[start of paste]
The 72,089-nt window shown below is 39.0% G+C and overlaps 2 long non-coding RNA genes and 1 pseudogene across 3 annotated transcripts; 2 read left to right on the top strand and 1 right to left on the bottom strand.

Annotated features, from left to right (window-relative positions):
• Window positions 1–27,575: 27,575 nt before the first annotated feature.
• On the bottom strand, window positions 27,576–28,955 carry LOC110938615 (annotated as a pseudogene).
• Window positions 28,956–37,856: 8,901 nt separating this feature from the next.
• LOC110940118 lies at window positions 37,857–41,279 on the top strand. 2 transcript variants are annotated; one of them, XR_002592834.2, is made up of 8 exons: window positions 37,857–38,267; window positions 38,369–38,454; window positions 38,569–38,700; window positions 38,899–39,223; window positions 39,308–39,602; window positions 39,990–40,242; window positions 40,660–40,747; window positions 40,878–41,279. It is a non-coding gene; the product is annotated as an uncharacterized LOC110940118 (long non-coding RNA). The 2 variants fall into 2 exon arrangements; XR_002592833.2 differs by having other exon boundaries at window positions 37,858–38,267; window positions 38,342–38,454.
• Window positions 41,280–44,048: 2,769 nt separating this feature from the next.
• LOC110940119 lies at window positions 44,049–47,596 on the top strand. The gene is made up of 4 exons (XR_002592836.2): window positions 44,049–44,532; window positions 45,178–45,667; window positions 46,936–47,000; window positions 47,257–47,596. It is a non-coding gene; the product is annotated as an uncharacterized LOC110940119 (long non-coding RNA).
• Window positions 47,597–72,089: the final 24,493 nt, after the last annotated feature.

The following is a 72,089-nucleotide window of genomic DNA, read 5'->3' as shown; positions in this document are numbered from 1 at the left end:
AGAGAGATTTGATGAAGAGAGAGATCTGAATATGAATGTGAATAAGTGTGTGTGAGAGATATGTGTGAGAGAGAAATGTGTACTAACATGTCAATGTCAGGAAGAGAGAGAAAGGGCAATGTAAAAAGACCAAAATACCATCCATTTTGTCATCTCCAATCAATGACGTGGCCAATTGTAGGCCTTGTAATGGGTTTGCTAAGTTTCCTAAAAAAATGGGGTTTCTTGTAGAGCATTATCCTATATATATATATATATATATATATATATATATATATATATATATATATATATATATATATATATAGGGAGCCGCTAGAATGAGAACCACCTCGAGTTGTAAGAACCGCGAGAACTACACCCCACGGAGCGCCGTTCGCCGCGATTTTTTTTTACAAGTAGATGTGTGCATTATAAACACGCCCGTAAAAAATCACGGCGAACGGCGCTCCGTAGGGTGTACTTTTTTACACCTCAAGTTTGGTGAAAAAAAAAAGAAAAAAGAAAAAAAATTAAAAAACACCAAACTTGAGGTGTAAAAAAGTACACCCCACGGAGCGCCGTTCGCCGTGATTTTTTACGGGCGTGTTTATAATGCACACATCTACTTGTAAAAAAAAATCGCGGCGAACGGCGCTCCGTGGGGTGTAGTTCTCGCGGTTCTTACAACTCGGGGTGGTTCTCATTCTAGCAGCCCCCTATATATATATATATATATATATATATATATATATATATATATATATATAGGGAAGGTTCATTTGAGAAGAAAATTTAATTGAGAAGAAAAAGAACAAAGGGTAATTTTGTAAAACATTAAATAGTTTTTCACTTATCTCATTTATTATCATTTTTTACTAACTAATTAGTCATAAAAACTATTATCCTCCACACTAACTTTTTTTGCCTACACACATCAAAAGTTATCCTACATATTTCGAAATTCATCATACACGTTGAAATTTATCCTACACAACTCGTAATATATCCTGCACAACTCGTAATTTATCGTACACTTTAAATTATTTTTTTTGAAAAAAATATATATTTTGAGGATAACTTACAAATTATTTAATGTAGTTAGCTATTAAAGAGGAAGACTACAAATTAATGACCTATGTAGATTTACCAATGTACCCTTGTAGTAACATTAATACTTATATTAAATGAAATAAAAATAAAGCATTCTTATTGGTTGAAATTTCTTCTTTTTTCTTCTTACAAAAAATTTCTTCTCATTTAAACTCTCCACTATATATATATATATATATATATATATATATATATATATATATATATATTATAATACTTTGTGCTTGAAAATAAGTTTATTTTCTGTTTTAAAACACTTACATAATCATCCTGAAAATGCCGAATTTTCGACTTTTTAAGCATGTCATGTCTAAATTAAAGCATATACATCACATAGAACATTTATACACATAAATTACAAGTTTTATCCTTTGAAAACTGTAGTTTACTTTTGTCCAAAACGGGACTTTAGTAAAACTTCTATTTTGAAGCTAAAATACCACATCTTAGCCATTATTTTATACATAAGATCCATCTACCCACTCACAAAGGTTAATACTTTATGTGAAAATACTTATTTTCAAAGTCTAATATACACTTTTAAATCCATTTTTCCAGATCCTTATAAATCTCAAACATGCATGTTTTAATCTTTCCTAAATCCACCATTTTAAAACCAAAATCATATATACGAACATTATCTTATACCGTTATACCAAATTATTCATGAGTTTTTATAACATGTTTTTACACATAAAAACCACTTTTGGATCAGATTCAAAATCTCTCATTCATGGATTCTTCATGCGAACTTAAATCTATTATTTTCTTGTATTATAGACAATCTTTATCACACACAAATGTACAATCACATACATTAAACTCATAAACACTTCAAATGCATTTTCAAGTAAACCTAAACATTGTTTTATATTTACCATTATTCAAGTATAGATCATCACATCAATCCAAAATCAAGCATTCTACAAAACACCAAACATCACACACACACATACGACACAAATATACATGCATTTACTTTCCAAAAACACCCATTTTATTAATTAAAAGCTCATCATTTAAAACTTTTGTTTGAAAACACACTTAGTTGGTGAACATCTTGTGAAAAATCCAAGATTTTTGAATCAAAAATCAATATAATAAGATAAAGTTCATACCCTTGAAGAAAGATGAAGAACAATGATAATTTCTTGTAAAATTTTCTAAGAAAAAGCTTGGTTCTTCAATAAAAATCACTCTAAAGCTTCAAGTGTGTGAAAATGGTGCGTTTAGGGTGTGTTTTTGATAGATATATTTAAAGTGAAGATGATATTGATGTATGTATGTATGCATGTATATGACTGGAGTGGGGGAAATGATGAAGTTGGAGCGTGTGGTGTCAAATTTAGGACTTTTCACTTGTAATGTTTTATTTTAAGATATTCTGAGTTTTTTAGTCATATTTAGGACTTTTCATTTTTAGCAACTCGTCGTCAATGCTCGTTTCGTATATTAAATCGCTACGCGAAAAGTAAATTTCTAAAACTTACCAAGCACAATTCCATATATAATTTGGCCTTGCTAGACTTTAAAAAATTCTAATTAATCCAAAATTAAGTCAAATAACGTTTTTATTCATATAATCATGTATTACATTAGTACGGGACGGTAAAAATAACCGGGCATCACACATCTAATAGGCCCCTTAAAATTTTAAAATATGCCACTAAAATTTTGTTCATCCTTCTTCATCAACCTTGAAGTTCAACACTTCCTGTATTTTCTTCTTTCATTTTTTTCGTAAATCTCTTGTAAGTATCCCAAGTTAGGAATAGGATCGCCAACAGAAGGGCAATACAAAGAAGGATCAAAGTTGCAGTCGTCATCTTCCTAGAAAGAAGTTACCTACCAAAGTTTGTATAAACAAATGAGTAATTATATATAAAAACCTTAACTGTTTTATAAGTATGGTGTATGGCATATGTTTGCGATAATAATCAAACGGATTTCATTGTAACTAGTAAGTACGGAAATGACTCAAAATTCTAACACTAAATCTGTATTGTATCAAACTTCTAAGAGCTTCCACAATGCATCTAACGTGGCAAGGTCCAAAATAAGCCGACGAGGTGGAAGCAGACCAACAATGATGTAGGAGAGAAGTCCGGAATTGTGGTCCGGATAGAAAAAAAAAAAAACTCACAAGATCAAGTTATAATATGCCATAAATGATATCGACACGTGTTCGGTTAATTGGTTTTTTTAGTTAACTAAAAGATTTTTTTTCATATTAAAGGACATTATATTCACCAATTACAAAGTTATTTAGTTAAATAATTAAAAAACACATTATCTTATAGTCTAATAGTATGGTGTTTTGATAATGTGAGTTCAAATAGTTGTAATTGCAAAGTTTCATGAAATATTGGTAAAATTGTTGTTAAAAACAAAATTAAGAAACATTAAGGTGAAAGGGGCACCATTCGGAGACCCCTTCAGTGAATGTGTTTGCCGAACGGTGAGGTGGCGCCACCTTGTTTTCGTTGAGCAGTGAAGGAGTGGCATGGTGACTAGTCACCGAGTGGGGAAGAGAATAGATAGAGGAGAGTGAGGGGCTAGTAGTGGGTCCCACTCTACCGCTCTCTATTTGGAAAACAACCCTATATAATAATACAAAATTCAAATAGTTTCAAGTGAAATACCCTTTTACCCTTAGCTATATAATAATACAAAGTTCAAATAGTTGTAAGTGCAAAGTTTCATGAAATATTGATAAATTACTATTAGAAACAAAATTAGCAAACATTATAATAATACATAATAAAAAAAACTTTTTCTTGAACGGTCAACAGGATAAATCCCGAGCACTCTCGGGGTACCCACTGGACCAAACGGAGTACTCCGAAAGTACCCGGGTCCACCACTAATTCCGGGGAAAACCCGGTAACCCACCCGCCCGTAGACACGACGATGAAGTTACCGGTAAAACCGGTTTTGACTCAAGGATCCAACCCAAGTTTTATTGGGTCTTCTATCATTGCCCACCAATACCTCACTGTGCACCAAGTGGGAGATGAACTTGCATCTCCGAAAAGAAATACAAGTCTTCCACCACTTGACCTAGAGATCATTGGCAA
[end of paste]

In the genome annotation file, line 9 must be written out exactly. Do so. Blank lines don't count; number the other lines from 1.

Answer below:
• Window positions 47,597–72,089: the final 24,493 nt, after the last annotated feature.